If you close your eyes and become aware to the point where you can look inside yourself, you will know the nature of the universe. There is a repository of data that is being fed back into the process of creation. It is your sanchita karma. But you are not allowed to use your warehouse to conduct retail commerce. In order to engage in retail, you will need a storefront. This “retail shop,” which pertains to the current life, is referred to as prarabdha.
Because of your prarabdha karma, you will have access to a certain amount of knowledge in this life. The vibrancy of your life determines how much knowledge your life is able to take in, and life makes that decision for itself. The creator put a lot of care into this masterpiece. If it gives you all of the karma that you currently have, then you will perish as a result.
Many people are currently being tortured by their ordinary recollections of the last 30 to 40 years of their lives. They would not be able to make it through life with one hundred times that amount of memory. Thus, you have a certain amount of memory that you can control.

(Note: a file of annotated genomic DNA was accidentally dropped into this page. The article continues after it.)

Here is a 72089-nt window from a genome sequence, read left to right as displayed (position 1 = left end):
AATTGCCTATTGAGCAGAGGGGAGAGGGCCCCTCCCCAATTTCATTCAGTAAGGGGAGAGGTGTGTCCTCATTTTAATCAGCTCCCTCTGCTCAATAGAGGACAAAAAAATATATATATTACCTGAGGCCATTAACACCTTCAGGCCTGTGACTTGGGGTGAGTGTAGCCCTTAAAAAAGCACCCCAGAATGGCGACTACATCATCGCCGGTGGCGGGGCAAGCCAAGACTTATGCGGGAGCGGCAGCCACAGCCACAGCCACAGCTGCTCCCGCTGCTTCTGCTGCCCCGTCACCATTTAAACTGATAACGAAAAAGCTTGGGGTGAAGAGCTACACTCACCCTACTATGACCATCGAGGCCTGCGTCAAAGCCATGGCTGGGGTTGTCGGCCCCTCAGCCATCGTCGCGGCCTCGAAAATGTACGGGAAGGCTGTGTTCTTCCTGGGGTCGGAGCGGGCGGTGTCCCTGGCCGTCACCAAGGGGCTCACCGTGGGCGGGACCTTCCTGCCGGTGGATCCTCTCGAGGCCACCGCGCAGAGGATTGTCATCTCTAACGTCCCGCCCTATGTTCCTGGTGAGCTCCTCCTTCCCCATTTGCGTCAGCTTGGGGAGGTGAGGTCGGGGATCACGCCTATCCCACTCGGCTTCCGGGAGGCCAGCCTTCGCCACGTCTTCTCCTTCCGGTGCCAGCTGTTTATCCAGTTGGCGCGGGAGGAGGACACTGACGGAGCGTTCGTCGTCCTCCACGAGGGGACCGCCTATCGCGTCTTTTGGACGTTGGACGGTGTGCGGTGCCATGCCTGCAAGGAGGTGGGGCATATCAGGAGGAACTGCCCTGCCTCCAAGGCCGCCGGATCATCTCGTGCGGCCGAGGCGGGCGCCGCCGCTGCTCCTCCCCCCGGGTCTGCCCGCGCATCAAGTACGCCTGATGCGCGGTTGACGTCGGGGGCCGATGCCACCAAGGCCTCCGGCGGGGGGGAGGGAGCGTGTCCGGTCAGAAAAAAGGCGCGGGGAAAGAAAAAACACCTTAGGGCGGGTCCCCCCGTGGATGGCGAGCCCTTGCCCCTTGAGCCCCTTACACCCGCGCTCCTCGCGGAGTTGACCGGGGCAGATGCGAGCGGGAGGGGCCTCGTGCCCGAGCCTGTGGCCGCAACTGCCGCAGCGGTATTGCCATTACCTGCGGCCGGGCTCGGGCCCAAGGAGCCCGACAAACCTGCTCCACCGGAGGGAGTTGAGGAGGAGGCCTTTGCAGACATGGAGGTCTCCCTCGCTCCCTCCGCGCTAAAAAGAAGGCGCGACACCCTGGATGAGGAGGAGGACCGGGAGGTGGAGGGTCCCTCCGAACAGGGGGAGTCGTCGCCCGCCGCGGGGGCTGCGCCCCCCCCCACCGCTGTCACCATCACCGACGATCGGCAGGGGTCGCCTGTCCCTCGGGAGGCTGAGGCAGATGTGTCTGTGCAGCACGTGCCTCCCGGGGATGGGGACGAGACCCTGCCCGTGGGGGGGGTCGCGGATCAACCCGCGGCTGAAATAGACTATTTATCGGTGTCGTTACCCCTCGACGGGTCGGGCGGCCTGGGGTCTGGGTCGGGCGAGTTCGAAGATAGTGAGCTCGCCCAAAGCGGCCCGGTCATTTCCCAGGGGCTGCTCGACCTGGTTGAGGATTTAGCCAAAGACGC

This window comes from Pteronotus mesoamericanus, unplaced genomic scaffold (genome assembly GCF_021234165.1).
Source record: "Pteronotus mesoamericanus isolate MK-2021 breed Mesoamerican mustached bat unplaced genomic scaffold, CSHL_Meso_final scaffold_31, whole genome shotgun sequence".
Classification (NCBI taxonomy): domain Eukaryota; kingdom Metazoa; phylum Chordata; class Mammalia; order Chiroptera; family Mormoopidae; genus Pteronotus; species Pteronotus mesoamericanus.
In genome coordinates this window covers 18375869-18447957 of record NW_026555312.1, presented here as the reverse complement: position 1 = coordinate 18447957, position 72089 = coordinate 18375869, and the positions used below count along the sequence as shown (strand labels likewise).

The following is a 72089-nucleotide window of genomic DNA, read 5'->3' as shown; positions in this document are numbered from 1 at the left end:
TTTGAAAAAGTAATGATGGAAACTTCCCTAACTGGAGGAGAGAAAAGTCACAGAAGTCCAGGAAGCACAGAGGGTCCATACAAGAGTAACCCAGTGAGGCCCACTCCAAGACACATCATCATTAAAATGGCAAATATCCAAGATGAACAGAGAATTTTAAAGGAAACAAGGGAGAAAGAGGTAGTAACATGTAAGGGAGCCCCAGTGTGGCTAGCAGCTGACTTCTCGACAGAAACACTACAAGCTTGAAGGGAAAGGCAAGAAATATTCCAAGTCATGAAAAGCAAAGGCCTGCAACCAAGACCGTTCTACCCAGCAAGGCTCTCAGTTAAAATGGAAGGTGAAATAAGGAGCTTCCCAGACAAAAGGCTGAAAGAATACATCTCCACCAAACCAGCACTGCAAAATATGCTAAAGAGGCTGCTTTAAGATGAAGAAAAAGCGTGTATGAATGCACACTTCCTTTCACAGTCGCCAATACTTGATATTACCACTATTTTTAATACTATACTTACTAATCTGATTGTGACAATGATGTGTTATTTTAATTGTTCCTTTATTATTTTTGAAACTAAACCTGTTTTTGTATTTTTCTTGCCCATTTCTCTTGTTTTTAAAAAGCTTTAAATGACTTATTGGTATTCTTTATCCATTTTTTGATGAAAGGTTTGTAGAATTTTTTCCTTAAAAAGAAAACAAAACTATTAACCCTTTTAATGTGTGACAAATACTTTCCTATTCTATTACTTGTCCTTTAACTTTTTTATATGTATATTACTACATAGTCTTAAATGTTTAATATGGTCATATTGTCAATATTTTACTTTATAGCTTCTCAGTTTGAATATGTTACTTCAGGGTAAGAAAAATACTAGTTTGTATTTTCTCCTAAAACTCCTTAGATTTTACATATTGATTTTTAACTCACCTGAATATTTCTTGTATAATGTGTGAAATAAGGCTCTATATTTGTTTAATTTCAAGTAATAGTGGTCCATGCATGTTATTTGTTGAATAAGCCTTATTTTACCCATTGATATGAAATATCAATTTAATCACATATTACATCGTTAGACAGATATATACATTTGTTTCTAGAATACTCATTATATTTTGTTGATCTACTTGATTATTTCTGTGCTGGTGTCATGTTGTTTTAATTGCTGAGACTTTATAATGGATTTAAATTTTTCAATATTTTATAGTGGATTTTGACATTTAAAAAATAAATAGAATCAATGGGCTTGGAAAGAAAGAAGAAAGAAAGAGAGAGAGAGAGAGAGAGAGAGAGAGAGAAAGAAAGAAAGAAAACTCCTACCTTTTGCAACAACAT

Escape the clutches of Karma
No matter what kind of karma you have, it is a restricted possibility, and the fact that you are restricted in this way is what makes you a restricted person. You have a certain personality based on the impressions you received, whether they were hatred and wrath or love and joy; in general, every human being is a complicated mixture of these things. But, your personality can change depending on the impressions you took in.
When you let this karmic framework grow past a certain point, there is no longer any such thing as freedom. Your actions are always determined by what has happened in the past. If you want to progress along the route of liberation, one of the first things that you need to do is to loosen the grasp and shackle of karma. This is one of the things that you need to do in order to advance on the road to liberation. Otherwise, no movement will happen.